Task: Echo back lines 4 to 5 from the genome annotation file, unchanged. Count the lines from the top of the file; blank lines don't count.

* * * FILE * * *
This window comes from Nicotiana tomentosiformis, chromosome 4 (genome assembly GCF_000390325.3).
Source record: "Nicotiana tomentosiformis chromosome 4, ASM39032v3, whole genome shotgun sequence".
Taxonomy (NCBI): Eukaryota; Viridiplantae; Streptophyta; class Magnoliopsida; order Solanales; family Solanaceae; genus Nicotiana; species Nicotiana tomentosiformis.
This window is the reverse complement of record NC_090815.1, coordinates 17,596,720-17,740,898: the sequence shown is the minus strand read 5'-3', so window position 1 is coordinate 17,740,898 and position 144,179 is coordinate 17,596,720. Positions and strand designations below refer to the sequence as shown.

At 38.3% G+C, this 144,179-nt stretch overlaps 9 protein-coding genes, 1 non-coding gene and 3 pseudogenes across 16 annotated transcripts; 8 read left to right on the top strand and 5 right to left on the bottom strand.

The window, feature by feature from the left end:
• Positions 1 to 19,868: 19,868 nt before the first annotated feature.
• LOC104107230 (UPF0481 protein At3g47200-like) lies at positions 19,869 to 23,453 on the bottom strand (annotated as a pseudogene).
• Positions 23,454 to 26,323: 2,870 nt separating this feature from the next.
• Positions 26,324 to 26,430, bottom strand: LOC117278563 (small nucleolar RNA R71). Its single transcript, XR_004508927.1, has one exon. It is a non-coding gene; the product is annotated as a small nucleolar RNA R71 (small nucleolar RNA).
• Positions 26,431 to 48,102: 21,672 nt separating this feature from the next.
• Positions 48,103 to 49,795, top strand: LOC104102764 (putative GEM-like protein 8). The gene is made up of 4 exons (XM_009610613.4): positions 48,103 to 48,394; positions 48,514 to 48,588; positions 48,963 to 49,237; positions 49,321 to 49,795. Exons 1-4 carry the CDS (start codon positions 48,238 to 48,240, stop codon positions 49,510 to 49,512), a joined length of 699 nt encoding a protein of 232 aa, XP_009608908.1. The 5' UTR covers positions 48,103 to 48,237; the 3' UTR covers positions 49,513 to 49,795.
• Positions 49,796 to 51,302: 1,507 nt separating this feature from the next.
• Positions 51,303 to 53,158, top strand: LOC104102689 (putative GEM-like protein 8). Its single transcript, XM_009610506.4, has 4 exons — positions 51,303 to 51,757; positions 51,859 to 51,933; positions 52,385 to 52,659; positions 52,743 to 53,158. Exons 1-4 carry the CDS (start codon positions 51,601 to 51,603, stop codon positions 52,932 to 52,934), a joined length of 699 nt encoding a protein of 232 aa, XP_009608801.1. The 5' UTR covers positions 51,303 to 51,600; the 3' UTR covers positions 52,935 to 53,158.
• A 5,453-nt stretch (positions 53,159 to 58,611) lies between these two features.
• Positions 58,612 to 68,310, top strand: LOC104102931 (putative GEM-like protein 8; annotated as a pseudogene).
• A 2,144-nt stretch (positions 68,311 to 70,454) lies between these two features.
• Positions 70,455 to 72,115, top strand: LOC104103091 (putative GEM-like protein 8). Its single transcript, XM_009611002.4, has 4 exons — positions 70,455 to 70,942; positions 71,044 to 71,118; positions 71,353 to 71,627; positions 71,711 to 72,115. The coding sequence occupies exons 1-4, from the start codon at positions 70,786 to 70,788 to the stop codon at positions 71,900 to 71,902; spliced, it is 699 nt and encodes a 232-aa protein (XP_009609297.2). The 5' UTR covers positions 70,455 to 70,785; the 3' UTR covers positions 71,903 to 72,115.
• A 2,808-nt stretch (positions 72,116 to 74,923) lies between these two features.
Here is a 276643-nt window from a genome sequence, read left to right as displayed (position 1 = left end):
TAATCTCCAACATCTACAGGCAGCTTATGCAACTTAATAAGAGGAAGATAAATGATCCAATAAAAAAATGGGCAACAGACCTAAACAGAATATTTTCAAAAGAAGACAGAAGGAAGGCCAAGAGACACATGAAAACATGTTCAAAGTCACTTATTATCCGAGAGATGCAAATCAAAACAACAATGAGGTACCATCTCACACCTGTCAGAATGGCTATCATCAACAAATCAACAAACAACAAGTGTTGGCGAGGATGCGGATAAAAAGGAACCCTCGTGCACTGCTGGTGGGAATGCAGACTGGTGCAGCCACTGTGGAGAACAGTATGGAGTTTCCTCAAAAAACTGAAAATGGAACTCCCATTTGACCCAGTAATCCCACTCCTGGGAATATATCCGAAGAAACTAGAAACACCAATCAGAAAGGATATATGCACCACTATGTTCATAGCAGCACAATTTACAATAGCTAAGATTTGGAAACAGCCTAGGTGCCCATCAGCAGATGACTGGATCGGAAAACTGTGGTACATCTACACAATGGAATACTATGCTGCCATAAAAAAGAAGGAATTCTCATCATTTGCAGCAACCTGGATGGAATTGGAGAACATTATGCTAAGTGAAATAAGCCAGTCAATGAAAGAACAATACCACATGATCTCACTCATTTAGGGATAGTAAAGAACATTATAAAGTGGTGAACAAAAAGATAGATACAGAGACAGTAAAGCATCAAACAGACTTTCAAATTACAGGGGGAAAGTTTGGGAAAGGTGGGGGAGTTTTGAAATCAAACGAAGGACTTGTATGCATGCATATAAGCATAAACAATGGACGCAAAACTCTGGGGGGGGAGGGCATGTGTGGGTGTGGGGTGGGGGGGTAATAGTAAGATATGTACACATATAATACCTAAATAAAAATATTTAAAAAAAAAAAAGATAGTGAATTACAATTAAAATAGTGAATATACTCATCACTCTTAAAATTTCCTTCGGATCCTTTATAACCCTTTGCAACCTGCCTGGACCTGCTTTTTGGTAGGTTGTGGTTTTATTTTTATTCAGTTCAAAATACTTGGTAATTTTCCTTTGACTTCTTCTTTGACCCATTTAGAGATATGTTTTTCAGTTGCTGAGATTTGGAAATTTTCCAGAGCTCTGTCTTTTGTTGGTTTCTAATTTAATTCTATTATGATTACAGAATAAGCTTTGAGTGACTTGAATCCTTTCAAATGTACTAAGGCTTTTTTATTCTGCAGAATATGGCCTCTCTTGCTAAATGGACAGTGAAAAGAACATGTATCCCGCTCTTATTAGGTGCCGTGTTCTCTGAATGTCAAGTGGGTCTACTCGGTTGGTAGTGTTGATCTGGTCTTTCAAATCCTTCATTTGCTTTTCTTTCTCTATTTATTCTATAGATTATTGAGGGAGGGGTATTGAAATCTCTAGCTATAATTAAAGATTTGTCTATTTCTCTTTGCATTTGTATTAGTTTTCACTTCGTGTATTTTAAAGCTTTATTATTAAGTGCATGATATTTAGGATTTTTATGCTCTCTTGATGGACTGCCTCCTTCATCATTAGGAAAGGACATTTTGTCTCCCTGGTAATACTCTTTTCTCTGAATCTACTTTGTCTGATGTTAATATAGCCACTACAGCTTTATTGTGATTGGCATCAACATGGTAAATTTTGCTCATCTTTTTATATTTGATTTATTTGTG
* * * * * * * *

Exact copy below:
This window is the reverse complement of record NC_090815.1, coordinates 17,596,720-17,740,898: the sequence shown is the minus strand read 5'-3', so window position 1 is coordinate 17,740,898 and position 144,179 is coordinate 17,596,720. Positions and strand designations below refer to the sequence as shown.

At 38.3% G+C, this 144,179-nt stretch overlaps 9 protein-coding genes, 1 non-coding gene and 3 pseudogenes across 16 annotated transcripts; 8 read left to right on the top strand and 5 right to left on the bottom strand.